Sample Appraisal: Candy Dish

Sample Appraisal: Candy Dish

Appraisal ID: 11554
Appraised On: Oct 24, 2006
Market Value: $ 350.00
Replacement Value: $ 450.00


This is a late 19th century dish manufactured by the Richard
Ginori manufactory marked with the crown and N hallmark used beginning
in 1850 to the present. The dish is profusely decorated in deep relief
with three dimensional putti and decorated with gilt. It measures 15 x
15 inches and is in very good condition.
In 1737 the Tuscan Marquis Carlo Ginori set up a porcelain factory next
to his countryside residence. Doccia was the name of the place which was
located in the borough of Sesto Fiorentino, six miles north of
Florence, in Italy. At the time of its foundation only two other
European hard-paste porcelain factories were operating: Meissen in
Germany, and Du Paquier, in Austria. Hard-paste porcelain making was a
recent discovery in Europe and a risky technical and economical
challenge: Carlo Ginori (1702-1757) stands among the pioneers of this
particular kind of ceramic which is even more remarkable considering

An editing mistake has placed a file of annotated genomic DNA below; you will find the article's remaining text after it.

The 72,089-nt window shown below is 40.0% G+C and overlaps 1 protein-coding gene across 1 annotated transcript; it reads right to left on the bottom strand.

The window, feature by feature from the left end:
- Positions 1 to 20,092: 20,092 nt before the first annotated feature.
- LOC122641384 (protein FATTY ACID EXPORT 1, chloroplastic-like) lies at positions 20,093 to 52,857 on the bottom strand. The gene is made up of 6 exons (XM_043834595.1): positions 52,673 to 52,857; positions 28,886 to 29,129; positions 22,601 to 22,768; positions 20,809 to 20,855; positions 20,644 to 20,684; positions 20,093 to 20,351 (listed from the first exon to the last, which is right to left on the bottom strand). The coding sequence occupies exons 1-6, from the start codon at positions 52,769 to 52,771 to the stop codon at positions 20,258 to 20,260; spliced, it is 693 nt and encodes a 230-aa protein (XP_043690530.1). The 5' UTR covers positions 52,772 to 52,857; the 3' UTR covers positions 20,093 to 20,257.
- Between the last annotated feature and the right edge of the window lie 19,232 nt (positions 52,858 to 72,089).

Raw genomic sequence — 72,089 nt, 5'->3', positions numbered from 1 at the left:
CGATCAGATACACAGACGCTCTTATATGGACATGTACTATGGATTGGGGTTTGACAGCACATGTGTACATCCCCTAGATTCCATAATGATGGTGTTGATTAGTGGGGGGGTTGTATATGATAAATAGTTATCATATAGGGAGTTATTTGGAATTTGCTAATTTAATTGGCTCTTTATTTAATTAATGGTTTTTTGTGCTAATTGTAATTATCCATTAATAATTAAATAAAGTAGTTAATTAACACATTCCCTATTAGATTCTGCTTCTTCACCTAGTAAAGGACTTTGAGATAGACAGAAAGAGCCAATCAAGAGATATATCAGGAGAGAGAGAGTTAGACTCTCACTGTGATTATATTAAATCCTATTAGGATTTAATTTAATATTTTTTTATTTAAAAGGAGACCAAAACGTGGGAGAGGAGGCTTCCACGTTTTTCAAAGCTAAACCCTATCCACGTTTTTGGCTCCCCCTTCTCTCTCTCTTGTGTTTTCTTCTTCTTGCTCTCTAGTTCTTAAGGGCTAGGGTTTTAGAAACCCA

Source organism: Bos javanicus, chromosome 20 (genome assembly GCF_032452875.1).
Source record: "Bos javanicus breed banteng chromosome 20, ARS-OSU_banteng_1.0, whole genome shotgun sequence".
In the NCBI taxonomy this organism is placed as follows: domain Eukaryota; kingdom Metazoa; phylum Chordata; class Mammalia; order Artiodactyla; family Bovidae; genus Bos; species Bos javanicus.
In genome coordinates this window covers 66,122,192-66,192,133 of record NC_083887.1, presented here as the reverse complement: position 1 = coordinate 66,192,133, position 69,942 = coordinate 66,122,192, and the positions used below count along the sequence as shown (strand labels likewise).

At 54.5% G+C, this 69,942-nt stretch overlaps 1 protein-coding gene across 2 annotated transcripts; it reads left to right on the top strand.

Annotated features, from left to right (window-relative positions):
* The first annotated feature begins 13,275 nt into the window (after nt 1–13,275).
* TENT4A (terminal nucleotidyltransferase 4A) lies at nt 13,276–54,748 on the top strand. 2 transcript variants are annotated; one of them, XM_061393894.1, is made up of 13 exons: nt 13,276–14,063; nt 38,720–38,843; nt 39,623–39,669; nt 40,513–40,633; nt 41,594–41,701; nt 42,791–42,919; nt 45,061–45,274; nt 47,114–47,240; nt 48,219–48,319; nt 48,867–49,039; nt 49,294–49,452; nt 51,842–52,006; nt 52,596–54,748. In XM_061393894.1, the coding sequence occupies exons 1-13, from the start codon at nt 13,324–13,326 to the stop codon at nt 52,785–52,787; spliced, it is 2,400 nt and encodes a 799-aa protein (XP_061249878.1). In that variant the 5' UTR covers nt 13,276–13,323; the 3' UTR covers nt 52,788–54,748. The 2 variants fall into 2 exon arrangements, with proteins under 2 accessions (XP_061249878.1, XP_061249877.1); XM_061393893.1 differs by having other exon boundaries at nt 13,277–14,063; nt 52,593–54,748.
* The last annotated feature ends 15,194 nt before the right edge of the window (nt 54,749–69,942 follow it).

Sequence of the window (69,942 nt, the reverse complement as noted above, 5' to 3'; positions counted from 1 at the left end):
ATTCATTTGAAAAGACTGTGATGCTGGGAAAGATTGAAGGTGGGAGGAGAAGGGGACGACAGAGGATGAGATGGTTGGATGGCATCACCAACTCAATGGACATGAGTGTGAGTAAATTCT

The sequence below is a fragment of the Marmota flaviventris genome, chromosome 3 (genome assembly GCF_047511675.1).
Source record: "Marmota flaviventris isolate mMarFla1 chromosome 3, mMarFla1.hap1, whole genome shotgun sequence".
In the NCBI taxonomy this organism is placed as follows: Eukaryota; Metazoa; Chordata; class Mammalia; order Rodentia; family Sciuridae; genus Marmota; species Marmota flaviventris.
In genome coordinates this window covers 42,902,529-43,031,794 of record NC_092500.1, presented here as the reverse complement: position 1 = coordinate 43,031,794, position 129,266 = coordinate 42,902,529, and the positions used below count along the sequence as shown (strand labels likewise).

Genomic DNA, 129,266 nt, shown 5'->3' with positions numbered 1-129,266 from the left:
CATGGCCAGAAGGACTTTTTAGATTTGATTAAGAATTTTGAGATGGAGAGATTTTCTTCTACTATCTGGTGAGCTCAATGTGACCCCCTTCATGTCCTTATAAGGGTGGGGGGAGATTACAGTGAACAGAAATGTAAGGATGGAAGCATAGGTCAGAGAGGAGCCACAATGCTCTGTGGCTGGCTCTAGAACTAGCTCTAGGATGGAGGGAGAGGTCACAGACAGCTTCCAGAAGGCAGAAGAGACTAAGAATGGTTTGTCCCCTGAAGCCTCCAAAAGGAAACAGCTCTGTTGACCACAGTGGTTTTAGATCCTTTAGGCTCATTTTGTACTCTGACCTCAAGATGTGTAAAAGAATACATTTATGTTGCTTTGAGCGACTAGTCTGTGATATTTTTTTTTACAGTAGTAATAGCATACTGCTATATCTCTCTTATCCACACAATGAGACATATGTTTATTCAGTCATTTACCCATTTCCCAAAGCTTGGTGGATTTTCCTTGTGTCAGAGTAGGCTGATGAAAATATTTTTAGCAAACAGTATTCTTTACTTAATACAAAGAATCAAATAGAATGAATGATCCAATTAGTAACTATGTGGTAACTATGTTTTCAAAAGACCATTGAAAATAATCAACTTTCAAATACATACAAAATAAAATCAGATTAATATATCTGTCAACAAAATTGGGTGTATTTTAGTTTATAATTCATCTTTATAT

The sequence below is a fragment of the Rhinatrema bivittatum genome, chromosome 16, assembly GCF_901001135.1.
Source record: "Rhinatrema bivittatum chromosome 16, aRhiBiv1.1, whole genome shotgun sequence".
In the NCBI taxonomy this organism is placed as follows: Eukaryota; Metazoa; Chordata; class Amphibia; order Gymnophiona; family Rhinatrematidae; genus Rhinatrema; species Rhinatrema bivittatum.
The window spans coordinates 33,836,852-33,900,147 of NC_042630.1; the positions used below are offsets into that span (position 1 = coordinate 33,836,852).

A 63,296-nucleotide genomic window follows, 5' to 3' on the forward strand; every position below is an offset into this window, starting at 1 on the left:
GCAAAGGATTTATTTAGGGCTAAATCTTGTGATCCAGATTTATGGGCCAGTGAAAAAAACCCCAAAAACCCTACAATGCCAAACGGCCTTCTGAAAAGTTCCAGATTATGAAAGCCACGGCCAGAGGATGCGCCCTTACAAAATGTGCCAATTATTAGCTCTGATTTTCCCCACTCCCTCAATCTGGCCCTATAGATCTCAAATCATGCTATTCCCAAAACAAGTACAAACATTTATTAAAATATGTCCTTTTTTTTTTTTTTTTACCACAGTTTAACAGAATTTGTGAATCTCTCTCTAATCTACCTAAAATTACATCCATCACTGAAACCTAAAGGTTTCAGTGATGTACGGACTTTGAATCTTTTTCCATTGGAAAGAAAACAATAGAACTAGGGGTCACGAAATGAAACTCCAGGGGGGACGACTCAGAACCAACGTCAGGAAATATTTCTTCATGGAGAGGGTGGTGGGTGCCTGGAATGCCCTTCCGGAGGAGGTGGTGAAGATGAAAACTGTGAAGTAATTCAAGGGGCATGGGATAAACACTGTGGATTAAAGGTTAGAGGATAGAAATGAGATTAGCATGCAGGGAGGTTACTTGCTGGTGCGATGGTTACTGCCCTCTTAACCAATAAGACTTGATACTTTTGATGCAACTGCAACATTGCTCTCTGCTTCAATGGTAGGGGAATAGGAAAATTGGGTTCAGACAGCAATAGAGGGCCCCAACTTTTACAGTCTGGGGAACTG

that the factory he founded is still active today under the name
Richard-Ginori. This significant change in company title dates back to
1896 when, after five generations of Ginori ownership and leadership,
the Doccia factory passed to Richard, a fast-expanding Milanese ceramic
industry. The double name Richard-Ginori reflects the peculiar
coexistence of two different identities in the same company: the
artistic manufactory and the industrial one.
Item/Title: candy dish?
Date/Period of Manufacture: It was my grandmothers
Condition: very good
Manufacturer/Artist/Author: see photo
Dimensions (HxWxD): 15inX15in
Inscription: see photo
History/Provenance: It belonged to my grandmother then my mother 40 years+

This online appraisal report is an appraisal expert’s opinion of
value based on market comparable research of the item description and
images supplied by our customer. No further guarantee of authenticity,
genuineness, attribution or authorship is represented.

Current Fair Market Value is the price agreed on between a
willing buyer and seller, neither being required to act, and both having
reasonable knowledge of the facts.

Replacement Value is the price in terms of money that would be
required to replace the property in question with another of similar
age, quality, origin, appearance, provenance and condition, within a
reasonable length of time in an appropriate market.

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